In decades past, filing for bankruptcy was equated with some level of financial failure. In truth, even a small emergency can send finances into a tailspin. Scenarios from job loss to divorce to medical emergency can upset a family’s balance and threaten a stable future.
Bankruptcy is a sound option for those seeking to eliminate debt and build a strong financial future. After Chapter 7 or Chapter 13, however, individuals must remain vigilant to avoid past mistakes and strengthen their finances.
One of the most important things individuals must do is create a realistic budget and stick to it. From the reduction in discretionary spending to the honest separation of monetary wants versus needs, a budget is a clear way to build upon bankruptcy’s fresh start. In creating a budget, however, individuals must be aware of the different types of financial goals.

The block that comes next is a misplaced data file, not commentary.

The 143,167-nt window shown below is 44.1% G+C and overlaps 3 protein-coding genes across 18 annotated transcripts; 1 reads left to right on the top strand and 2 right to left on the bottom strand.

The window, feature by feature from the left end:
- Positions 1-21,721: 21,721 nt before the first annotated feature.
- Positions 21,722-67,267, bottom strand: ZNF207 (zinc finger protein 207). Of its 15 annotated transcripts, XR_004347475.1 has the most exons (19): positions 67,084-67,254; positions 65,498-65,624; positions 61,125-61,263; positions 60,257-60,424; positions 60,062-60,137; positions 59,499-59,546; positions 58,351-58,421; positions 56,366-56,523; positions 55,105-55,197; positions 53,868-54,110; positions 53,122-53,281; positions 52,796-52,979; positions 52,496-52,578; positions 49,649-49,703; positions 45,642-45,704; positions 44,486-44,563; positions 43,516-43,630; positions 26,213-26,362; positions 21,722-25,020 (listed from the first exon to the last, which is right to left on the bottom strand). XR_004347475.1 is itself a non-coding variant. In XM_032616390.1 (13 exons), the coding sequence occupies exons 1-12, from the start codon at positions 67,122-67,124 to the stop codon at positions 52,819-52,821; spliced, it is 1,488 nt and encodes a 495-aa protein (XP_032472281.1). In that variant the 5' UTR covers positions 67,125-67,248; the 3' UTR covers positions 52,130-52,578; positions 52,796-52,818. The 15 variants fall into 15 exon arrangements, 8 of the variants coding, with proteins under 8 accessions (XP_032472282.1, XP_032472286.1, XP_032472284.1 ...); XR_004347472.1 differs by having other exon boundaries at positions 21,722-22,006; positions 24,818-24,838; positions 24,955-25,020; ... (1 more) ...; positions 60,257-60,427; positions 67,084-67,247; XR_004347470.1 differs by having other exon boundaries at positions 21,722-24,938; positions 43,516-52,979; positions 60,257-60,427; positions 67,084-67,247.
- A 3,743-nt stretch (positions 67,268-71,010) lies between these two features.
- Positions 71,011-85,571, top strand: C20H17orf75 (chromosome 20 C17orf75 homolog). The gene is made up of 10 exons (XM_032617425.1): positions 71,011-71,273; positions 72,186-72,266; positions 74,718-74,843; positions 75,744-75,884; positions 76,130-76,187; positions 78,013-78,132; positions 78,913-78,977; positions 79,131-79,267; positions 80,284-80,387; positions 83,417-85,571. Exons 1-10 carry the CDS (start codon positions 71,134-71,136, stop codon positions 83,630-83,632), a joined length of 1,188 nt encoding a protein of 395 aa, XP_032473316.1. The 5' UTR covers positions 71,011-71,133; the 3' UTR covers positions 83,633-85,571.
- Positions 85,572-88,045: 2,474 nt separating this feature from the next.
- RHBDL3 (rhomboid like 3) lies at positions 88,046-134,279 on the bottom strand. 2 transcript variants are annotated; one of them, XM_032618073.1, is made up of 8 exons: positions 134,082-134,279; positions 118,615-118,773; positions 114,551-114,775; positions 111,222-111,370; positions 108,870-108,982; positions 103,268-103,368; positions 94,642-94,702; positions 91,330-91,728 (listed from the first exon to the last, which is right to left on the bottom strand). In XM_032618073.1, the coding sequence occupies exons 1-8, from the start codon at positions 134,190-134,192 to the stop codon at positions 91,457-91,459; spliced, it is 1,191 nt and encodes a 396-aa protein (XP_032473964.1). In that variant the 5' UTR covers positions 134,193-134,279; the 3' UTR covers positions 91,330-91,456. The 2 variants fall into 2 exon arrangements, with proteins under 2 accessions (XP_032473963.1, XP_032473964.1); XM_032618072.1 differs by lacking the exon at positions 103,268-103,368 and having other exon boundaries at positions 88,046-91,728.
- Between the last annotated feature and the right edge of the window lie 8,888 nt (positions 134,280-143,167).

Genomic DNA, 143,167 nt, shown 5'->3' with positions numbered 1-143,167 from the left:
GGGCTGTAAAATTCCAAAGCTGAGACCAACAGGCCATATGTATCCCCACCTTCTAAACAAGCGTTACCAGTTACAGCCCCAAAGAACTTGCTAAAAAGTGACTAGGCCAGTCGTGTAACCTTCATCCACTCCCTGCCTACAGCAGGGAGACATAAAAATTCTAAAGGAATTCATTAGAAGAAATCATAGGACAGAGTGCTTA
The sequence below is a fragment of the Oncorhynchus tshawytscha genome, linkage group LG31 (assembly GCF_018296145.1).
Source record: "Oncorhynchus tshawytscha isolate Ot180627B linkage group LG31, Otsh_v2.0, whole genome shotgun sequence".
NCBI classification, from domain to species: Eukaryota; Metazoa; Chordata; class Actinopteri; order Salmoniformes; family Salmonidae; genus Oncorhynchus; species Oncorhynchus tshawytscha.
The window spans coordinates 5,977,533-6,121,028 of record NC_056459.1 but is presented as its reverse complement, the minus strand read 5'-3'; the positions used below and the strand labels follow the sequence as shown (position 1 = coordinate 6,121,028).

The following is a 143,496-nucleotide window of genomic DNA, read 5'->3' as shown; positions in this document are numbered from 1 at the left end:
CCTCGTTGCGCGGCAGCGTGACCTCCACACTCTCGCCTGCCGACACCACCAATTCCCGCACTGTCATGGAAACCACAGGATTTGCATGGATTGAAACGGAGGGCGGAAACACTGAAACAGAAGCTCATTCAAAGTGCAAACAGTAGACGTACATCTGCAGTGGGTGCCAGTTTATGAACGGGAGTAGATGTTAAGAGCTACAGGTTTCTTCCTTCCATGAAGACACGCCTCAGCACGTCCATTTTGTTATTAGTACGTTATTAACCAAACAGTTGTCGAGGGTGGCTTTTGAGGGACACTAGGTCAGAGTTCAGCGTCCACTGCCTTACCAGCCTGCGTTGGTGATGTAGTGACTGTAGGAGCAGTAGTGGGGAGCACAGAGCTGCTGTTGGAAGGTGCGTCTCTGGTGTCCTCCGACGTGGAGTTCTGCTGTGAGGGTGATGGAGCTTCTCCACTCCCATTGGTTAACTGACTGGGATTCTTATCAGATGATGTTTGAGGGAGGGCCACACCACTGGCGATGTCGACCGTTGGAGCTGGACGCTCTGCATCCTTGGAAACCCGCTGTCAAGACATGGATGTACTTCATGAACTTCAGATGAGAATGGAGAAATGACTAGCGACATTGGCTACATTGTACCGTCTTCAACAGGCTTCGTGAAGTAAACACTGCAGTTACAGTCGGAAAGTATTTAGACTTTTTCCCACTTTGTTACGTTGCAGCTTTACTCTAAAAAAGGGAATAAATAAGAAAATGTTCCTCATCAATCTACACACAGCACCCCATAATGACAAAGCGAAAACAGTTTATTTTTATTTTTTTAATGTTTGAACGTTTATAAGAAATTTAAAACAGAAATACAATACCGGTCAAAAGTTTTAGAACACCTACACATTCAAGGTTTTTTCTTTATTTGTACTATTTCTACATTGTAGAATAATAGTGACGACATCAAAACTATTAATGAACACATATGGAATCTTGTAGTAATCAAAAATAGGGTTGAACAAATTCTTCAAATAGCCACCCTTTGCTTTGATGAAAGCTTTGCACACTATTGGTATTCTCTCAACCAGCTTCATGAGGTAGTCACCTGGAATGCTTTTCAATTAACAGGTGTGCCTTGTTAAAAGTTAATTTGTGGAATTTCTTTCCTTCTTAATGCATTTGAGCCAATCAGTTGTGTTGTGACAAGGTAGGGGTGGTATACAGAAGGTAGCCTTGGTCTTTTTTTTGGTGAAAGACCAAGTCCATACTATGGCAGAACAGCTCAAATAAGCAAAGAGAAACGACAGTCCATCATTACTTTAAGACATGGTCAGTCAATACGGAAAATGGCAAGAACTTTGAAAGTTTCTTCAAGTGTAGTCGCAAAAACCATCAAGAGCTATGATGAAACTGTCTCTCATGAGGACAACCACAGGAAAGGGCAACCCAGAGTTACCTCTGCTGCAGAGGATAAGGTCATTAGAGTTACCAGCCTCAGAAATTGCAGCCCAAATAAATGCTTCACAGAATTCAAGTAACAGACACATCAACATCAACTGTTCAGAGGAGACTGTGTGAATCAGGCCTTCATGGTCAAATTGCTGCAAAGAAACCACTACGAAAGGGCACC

- Short-term goals: When organizing goals, remember that short term goals are generally anything that can be accomplished in a year or less. Short-term financial goals, for example, could include saving for a vacation or purchasing a new kitchen appliance.
- Mid-term goals: This type of financial goal could probably be accomplished in a year similar to a short-term goal but shouldn’t. Consider short-term versus mid-term the same as “needs” versus “wants.” Unless your current car stops working, purchasing a new car might not be a top priority.
- Long-term goals: When a goal will likely take five or more years to accomplish, it is a long-term financial goal. Saving for a child’s college education, for example, or building a retirement fund can be considered long-term goals.
In general, a good way to avoid future financial trouble after going through bankruptcy is to set a budget with strong financial goals. Bankruptcy exists to give individuals a fresh start and the best way to take advantage is to make a plan and follow through on it. Don’t hesitate to discuss your unique situation with a skilled bankruptcy attorney.